A previously healthy 16-year-old African American girl presented to the clinic with alopecia and rash over her face and arms for 6 months (Figures 173-1 and 173-2). She reported pain in her knees and ankles for a year and an oral ulcer 3 months ago, which had healed. Laboratory evaluation was remarkable for a low white blood cell count at 2.4 × 1000/uL (normal 5.0–13.0 × 100/uL), hemoglobin of 10.8 g/dL (normal 11.8–16.0 g/dL), and platelet count of 109 × 1000/uL (normal 142–424 × 1000/uL). Erythrocyte sedimentation rate was elevated at 45 mm/hr (normal 0–15 mm/hr). Antinuclear antibody was positive at 1:640 with a strongly positive antidouble stranded DNA antibody confirming a diagnosis of systemic lupus erythematosus (SLE). Urinalysis did not show proteinuria to suggest renal involvement. She was treated with prednisone and hydroxychloroquine resulting in improvement in her problems.
New onset systemic lupus erythematosus (SLE) presenting with 6 months of a facial rash and alopecia in a 16-year-old African American girl. She also had pain in her knees and oral ulcers. (Used with permission from Vidya Raman, MD.)
New onset SLE in a 16-year-old girl (as seen in Figure 173-1) demonstrating her alopecia. Her ANA was 1:640. (Used with permission from Vidya Raman, MD.)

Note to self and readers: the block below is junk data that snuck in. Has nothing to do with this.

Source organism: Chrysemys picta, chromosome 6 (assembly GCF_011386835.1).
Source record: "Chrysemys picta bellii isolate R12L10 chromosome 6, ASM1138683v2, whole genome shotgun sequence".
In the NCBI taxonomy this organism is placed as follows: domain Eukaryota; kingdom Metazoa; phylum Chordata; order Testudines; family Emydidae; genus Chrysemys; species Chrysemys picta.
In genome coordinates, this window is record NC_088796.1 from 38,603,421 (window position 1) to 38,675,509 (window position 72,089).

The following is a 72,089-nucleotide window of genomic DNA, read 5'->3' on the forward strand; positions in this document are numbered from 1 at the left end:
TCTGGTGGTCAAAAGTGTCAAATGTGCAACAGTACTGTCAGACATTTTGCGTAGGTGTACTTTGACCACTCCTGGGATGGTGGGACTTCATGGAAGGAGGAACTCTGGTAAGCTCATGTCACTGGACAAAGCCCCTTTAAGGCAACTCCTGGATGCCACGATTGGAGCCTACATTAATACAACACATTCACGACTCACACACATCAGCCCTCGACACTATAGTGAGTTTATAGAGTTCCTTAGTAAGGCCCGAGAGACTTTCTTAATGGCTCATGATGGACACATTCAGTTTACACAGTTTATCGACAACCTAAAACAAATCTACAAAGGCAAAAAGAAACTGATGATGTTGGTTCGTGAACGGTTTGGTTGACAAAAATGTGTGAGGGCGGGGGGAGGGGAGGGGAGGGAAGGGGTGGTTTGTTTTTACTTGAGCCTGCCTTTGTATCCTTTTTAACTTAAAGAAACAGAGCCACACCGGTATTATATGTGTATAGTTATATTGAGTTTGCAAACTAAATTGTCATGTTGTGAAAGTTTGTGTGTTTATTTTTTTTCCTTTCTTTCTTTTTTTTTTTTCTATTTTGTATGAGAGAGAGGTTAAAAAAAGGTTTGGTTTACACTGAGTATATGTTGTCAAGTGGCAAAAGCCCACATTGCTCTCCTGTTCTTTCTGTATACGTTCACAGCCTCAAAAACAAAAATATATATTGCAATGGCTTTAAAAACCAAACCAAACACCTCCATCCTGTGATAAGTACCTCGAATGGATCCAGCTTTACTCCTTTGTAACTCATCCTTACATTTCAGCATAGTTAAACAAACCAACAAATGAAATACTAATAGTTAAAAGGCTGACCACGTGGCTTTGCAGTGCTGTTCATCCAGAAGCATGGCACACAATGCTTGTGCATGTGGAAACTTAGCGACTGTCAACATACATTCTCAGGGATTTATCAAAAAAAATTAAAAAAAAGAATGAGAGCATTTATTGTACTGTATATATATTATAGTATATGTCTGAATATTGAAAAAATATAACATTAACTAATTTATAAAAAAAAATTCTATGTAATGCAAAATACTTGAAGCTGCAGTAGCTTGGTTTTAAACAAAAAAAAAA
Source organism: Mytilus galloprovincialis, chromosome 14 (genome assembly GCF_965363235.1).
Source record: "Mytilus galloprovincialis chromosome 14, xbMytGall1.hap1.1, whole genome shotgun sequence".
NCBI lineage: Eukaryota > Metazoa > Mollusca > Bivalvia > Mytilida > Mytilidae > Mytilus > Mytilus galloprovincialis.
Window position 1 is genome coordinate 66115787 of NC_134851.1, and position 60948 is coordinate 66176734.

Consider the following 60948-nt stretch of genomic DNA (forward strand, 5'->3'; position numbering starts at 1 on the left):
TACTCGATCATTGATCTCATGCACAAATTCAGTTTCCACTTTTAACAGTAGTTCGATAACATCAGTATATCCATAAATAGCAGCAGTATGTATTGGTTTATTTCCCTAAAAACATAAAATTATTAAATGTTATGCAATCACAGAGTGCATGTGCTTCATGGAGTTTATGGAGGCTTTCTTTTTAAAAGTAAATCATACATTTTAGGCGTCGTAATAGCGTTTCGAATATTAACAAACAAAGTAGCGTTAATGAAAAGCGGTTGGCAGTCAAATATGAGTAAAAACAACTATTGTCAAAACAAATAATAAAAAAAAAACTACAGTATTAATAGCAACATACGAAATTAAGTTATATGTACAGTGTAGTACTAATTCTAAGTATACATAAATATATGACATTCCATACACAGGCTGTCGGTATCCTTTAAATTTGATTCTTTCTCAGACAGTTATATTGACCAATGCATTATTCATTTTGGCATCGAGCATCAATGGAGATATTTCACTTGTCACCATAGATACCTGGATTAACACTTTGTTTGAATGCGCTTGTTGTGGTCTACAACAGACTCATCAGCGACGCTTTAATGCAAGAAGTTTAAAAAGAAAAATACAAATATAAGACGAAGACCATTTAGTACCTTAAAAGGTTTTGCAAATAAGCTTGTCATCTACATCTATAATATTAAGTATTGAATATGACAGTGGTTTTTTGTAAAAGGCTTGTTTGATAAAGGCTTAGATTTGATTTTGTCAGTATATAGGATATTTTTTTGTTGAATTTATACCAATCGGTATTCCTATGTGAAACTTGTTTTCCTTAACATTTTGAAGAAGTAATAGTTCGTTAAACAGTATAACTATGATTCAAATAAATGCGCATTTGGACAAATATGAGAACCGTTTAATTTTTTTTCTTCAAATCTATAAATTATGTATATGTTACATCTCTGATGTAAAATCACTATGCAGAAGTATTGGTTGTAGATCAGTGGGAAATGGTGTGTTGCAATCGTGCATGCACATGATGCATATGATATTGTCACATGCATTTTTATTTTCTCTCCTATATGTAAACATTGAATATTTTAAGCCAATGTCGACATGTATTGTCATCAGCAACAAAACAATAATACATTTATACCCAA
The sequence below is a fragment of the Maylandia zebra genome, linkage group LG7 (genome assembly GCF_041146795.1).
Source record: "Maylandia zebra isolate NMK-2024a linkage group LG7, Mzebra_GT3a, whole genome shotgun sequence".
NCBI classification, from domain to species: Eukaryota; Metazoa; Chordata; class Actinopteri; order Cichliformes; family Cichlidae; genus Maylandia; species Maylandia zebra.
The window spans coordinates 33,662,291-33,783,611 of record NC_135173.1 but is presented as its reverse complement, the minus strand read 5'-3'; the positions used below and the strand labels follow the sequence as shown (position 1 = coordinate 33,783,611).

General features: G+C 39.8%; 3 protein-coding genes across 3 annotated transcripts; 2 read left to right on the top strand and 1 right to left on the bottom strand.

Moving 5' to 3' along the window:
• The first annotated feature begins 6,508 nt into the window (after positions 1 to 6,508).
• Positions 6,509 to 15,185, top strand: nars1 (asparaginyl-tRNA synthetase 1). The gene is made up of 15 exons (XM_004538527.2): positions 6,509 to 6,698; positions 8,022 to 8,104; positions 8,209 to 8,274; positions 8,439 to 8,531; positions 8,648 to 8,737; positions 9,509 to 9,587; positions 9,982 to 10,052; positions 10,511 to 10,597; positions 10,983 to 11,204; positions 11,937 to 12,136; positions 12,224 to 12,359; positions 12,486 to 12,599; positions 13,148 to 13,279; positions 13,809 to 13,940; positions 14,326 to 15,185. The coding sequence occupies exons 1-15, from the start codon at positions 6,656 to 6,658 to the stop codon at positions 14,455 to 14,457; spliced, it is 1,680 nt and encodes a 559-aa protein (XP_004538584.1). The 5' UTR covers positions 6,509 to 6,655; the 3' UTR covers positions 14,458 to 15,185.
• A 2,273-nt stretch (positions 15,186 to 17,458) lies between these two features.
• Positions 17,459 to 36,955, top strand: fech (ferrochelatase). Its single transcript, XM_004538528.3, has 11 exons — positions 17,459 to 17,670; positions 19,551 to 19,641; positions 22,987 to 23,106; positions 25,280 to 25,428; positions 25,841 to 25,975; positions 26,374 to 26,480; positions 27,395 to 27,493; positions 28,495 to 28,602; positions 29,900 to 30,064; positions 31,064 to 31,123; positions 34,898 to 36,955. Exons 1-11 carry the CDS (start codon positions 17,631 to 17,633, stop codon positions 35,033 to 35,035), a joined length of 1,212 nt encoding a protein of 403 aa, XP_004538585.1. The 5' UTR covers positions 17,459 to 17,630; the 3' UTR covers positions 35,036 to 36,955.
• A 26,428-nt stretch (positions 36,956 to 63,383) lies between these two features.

Systemic lupus erythematosus (SLE) is a chronic inflammatory disease that can affect many organs of the body including the skin, joints, kidneys, lungs, nervous system, and mucus membranes.
The true incidence of pediatric SLE is difficult to estimate since there are very few studies in the pediatric population. It is believed that approximately 15 percent of patients with SLE have onset of disease in childhood. Childhood SLE occurs in 6 to 18.9 cases per 100,000 white females, with higher prevalence in African Americans and Hispanics.1
The mean age of presentation of SLE in children is 12 to 13 years.
Discoid lupus erythematosus (DLE), which develops in up to 25 percent of adults with SLE, is less common in children.3 Patients with only DLE have a 5 to 10 percent risk of eventually developing SLE, which tends to follow a mild course.4 DLE lesions usually slowly expand with active inflammation at the periphery, and then to heal, leaving depressed central scars, atrophy, telangiectasias, and hypopigmentation.5 The female–male ratio of discoid lupus erythematosus (DLE) is 2:1.
Etiology and Pathophysiology